In The Awaited, 80-year-old Ovlas narrates the story of his life and describes the workings of a mysterious ceremony whose purpose the reader discovers as this reflexive novel advances. Using a first-person narrative style with hints of magic realism, Ovlas recounts his childhood and all the significant aspects of his life.
He discusses the importance of dreams, intuition, the gratuitous cruelty of other human beings, and how to confront it, meeting his future wife, and ultimately the discovery of his own mortality. Ovlas studies, observes and tries to win control over himself and what surrounds him, but winds up learning that little can be done in the face of the inevitable, death. Spoiler alert: midway through the book, the reader discovers that this curious ceremony is Ovlas’ celebratory arrival into the afterlife.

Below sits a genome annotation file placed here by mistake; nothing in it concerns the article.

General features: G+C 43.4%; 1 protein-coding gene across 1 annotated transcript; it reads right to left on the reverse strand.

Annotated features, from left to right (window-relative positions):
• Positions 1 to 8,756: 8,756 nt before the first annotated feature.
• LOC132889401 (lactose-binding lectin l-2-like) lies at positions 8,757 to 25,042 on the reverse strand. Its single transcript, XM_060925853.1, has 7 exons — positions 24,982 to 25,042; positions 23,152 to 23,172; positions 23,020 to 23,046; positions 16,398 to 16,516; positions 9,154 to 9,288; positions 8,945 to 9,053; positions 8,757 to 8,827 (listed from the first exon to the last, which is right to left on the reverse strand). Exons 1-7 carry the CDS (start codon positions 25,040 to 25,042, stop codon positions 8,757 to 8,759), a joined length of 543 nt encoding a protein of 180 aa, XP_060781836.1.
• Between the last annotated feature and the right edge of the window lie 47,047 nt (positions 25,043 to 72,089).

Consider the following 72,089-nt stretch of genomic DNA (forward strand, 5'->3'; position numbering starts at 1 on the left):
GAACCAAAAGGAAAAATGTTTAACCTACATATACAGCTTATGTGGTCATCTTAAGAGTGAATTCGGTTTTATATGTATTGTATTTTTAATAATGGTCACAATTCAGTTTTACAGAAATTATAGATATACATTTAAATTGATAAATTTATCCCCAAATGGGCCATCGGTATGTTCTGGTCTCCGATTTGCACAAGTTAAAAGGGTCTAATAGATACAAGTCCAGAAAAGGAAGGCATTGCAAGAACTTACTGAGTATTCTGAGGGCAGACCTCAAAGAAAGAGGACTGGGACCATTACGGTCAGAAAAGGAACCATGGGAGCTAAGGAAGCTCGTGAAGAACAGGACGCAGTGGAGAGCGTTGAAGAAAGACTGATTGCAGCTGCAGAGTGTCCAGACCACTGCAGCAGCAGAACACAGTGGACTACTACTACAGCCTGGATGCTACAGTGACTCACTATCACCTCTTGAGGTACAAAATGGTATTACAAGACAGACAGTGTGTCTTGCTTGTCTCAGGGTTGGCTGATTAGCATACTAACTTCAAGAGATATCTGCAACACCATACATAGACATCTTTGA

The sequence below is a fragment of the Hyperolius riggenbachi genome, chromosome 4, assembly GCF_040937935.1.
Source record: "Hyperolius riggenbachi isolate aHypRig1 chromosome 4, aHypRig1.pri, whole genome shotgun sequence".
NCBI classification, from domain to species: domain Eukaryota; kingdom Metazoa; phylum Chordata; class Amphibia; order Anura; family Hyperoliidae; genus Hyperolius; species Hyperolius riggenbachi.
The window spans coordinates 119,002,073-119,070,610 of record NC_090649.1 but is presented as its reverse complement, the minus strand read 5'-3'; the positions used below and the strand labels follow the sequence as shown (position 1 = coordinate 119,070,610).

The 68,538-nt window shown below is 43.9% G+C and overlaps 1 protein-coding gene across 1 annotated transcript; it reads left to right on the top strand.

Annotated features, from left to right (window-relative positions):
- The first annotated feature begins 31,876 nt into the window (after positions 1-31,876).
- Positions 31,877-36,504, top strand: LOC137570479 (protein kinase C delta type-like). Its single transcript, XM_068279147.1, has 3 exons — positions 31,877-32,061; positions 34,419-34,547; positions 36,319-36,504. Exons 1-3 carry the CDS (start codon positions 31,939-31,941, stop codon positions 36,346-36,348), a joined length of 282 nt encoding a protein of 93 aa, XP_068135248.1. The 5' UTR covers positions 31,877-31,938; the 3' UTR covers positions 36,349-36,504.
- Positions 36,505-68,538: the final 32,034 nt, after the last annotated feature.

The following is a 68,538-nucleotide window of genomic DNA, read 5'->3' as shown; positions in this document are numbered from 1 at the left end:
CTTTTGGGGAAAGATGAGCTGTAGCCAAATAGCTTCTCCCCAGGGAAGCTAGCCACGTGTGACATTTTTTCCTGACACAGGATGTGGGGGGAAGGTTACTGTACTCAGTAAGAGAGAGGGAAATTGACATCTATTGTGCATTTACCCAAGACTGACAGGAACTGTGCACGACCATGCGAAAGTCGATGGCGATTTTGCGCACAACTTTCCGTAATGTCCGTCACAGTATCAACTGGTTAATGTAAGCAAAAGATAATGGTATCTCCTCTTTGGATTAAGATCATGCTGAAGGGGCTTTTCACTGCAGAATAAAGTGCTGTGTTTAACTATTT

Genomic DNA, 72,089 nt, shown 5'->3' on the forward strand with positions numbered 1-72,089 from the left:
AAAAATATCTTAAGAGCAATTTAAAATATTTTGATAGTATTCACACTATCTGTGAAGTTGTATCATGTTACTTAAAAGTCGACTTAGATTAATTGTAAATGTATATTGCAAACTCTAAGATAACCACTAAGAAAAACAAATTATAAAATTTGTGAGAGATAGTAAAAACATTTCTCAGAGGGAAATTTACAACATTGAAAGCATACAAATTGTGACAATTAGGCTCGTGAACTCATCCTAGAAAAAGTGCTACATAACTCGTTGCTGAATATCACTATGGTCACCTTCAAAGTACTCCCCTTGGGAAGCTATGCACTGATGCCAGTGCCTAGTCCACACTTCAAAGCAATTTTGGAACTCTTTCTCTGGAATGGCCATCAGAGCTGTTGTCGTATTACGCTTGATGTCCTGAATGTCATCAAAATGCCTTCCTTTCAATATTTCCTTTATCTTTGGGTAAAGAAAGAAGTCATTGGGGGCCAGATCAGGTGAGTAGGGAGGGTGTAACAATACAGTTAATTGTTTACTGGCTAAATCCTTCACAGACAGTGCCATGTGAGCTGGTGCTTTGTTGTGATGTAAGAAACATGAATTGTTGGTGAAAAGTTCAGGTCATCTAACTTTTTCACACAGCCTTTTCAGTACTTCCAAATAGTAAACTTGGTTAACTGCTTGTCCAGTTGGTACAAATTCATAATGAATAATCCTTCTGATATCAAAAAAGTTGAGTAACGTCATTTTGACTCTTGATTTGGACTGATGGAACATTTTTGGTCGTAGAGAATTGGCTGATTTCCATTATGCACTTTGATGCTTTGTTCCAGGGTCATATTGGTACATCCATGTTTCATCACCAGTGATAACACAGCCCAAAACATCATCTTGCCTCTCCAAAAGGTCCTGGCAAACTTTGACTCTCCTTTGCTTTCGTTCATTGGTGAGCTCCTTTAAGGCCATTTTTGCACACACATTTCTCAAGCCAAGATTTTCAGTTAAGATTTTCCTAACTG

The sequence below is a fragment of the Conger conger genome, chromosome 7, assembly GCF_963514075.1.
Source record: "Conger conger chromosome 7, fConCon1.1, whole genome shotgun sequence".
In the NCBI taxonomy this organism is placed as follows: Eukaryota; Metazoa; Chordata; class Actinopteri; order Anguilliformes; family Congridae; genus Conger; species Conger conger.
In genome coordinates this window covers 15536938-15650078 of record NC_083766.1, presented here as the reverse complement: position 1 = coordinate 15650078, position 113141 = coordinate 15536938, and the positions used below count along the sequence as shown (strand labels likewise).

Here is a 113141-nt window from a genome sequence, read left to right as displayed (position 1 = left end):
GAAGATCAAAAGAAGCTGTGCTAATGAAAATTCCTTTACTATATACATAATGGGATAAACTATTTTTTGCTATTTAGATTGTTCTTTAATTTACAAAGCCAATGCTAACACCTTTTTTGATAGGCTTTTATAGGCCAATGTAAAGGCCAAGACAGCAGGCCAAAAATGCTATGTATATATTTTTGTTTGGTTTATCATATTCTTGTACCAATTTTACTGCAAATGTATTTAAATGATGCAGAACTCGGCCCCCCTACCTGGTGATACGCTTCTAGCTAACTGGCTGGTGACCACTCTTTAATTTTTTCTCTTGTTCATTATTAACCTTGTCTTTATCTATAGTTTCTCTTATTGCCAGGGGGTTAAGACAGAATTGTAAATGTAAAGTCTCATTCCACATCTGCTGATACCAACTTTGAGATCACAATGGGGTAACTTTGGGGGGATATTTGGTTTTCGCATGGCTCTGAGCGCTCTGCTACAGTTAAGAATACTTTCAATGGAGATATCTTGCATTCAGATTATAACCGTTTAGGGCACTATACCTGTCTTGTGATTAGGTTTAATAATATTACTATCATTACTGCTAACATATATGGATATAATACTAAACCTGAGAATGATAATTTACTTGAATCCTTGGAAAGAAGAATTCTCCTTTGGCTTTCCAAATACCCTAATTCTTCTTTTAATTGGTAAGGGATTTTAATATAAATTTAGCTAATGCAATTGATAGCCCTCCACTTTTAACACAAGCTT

Ovlas’ narration is problematic because it renounces the kind of narrative tricks that capture attention: foreshadowing, suspense, uncertainty about the fate of the characters. That said, Alberto Caballero’s writing has a higher than average level of quality, even for commercial books. It is meticulous, polished writing, treated with great care. This fluidity, with slightly poetic moments, contributes to this novel’s nostalgic feel, which is also one of its strengths.
The universe we are transported to is a crystallization of the golden moments of an entire lifetime. Though the book is flawed in its approach, the reader who comes to it looking for a story about traditional Latin American family life with transcendental touches will find their expectations happily met.
Overall, it is a book to read without hurry or impatience, searching for the poetry of the everyday in its prose.
Also available in ebook.